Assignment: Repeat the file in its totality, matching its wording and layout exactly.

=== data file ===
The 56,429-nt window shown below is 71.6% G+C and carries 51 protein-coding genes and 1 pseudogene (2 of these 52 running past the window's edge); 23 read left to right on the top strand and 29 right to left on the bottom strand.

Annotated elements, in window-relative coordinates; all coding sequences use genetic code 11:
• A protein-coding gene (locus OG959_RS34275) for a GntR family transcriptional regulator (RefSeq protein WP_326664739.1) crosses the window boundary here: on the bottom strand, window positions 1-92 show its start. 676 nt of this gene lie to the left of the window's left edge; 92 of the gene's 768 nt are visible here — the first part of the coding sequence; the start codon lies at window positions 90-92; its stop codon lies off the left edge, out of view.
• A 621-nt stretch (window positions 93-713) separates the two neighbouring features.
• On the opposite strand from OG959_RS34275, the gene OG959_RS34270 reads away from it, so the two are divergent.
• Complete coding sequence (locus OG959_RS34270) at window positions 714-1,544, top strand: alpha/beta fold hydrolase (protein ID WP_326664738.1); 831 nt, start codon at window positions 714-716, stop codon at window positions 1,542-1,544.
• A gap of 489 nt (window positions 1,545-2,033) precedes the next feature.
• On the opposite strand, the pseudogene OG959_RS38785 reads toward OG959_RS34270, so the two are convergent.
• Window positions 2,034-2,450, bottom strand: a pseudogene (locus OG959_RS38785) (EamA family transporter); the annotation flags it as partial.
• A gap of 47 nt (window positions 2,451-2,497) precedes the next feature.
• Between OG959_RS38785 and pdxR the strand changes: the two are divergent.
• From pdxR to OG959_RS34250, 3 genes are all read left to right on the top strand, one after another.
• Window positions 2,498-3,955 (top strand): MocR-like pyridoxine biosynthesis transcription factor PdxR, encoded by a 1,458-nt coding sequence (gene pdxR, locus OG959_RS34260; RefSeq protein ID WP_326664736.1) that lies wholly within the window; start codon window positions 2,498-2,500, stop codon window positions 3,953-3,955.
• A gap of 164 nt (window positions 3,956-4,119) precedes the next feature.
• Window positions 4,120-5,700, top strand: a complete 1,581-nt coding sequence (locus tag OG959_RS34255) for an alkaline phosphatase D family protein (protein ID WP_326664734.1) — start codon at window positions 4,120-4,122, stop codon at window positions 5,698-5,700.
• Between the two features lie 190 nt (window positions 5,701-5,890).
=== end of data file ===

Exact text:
The 56,429-nt window shown below is 71.6% G+C and carries 51 protein-coding genes and 1 pseudogene (2 of these 52 running past the window's edge); 23 read left to right on the top strand and 29 right to left on the bottom strand.

Annotated elements, in window-relative coordinates; all coding sequences use genetic code 11:
• A protein-coding gene (locus OG959_RS34275) for a GntR family transcriptional regulator (RefSeq protein WP_326664739.1) crosses the window boundary here: on the bottom strand, window positions 1-92 show its start. 676 nt of this gene lie to the left of the window's left edge; 92 of the gene's 768 nt are visible here — the first part of the coding sequence; the start codon lies at window positions 90-92; its stop codon lies off the left edge, out of view.
• A 621-nt stretch (window positions 93-713) separates the two neighbouring features.
• On the opposite strand from OG959_RS34275, the gene OG959_RS34270 reads away from it, so the two are divergent.
• Complete coding sequence (locus OG959_RS34270) at window positions 714-1,544, top strand: alpha/beta fold hydrolase (protein ID WP_326664738.1); 831 nt, start codon at window positions 714-716, stop codon at window positions 1,542-1,544.
• A gap of 489 nt (window positions 1,545-2,033) precedes the next feature.
• On the opposite strand, the pseudogene OG959_RS38785 reads toward OG959_RS34270, so the two are convergent.
• Window positions 2,034-2,450, bottom strand: a pseudogene (locus OG959_RS38785) (EamA family transporter); the annotation flags it as partial.
• A gap of 47 nt (window positions 2,451-2,497) precedes the next feature.
• Between OG959_RS38785 and pdxR the strand changes: the two are divergent.
• From pdxR to OG959_RS34250, 3 genes are all read left to right on the top strand, one after another.
• Window positions 2,498-3,955 (top strand): MocR-like pyridoxine biosynthesis transcription factor PdxR, encoded by a 1,458-nt coding sequence (gene pdxR, locus OG959_RS34260; RefSeq protein ID WP_326664736.1) that lies wholly within the window; start codon window positions 2,498-2,500, stop codon window positions 3,953-3,955.
• A gap of 164 nt (window positions 3,956-4,119) precedes the next feature.
• Window positions 4,120-5,700, top strand: a complete 1,581-nt coding sequence (locus tag OG959_RS34255) for an alkaline phosphatase D family protein (protein ID WP_326664734.1) — start codon at window positions 4,120-4,122, stop codon at window positions 5,698-5,700.
• Between the two features lie 190 nt (window positions 5,701-5,890).